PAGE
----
“You’ve got a nasty reputation Mr. Gittes, I like that.” Noah Cross
The simple story of Private Investigator J.J Gittes (Jack Nicholson) hired by Evelyn Mulwray to spy on her husband, who she believes to be having an affair. One thing’s for sure though, nothing is simple in Chinatown.
And so unravels a twisted mystery full of deceit, corruption and even murder. Gittes discovers that the real Mrs. Mulwray (Faye Dunaway) has nothing to do with the hiring for any investigation into her husband’s private affairs. After Hollis Mulwray turns up dead (his body found at a local reservoir) Gittes decides to investigate further, knowing full well that a conspiracy is unfolding right before his eyes. Just when he thinks he’s getting to the bottom of the investigation something else pops up to steer him away from his probable resolution. What he uncovers along the way threatens not only his business but his life.
Set beautifully against the backdrop of 1930′s Los Angeles, Roman Polanski’s masterpiece revisions the film-noir genre for a new generation. Everything about this movie is classic noir; the location, the music, the hard nosed Detectives, the investigation that spirals out of control. It’s all there.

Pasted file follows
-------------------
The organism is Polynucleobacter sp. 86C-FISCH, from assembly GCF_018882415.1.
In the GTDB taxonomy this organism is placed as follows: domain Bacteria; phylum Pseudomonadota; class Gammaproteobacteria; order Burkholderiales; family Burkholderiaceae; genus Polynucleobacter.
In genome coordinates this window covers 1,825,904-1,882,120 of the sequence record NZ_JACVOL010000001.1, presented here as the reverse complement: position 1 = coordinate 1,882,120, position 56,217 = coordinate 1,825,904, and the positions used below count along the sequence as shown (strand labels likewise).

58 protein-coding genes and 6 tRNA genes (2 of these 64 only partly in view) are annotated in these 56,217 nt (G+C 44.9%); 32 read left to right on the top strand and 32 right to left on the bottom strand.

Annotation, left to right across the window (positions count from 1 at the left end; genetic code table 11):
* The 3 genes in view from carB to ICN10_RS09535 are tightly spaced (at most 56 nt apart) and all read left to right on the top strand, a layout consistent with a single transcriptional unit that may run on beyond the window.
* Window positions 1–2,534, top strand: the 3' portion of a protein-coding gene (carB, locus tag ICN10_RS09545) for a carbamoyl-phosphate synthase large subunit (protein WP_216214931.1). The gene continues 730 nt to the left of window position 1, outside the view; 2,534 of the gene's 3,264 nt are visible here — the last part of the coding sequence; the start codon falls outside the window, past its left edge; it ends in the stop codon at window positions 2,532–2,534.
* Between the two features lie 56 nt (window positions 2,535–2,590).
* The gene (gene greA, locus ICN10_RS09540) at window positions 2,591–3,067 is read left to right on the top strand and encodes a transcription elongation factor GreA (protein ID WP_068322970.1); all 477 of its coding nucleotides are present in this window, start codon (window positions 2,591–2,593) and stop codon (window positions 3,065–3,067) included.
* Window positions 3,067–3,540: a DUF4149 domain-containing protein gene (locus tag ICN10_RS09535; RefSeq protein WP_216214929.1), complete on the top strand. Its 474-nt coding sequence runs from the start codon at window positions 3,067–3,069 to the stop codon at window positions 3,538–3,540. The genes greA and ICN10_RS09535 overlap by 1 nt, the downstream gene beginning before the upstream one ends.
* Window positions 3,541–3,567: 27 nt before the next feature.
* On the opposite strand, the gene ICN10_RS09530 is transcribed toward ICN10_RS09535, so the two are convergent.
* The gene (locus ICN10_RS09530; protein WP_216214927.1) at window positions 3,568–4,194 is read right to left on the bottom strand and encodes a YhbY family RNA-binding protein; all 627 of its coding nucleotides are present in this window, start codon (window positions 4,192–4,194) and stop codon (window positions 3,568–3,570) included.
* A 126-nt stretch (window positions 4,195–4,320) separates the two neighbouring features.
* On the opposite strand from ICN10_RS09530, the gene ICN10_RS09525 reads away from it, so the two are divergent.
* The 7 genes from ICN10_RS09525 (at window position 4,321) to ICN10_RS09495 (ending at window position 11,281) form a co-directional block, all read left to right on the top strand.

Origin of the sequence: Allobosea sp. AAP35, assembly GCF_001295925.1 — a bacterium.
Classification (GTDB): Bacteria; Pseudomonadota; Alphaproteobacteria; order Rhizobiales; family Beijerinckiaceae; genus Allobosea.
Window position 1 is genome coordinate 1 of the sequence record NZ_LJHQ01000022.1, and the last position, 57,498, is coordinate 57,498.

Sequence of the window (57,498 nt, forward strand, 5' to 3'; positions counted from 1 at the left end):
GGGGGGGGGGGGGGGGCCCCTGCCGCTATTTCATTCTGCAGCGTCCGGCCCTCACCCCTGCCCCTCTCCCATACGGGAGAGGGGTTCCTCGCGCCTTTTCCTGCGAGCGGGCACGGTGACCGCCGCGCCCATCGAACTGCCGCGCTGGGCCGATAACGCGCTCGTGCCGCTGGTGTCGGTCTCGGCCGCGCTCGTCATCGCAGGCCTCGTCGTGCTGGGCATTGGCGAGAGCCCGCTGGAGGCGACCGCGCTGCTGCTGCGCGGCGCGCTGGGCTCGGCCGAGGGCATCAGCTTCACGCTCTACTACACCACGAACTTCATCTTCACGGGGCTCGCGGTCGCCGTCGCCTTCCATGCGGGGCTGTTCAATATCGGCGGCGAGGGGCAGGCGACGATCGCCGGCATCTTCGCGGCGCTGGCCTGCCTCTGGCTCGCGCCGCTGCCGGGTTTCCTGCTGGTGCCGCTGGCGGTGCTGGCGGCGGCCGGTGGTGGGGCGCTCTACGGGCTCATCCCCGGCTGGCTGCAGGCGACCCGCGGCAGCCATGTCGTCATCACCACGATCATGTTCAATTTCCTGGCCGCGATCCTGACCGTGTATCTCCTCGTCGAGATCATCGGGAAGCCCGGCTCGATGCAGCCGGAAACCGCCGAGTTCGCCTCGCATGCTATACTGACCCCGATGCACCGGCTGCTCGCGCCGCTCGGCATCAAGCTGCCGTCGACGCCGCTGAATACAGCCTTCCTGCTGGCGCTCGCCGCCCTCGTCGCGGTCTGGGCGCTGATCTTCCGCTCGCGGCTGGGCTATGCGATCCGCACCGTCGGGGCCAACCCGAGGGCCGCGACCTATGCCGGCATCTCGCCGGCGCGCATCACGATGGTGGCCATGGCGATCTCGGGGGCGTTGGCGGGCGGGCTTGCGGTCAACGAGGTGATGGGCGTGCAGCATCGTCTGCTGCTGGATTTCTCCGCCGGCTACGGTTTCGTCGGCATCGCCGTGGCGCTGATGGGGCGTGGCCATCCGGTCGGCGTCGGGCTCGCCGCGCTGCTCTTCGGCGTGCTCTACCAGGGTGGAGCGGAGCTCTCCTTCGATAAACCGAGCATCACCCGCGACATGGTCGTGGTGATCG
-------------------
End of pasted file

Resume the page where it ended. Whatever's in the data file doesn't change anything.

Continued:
Nicholson is perfect as the successful smart mouthed P.I. living by his own rules in a town that has fashioned his very existence. Touted as his best role ever (I disagree, R.P. McMurphy takes that trophy for me) or at the very least one of his most memorable, Nicholson incapulates his role with such vigour and authenticity (as he so often did with nearly every role during the 70′s) that you can’t help cheering his every move. He’s not the perfect human being by a long shot but his heart is true and he has a special devotion to his job and his client that somehow he becomes a kind of superhero. The rest of the cast do their job well too, particularly John Huston, who masterfully plays Noah Cross (Dunaway’s father) and all round bad guy with utter perfection.
It’s not without it faults though. At times it tiptoes along at a snails pace and at just over two hours long (it feels a lot longer) many who are unfamiliar with the noir genre may not be willing to see it out to its conclusion. But the performances and the writing prevail.
Every single screenplay book I’ve ever read will always mention this as one of the greatest scripts even written. The way the characters are introduced and the manner in which the plot unfolds is integral to any successful script and Robert Towne certainly follows all the rules here (and invents some of his own). Filled with countless memorable scenes, Gittes getting his nose sliced is surely one of the most iconic scenes in history, and pushed along with a classic, albeit sometimes cliche score, Polanski manages to capture something truly unforgettable worthy of all the awards it received.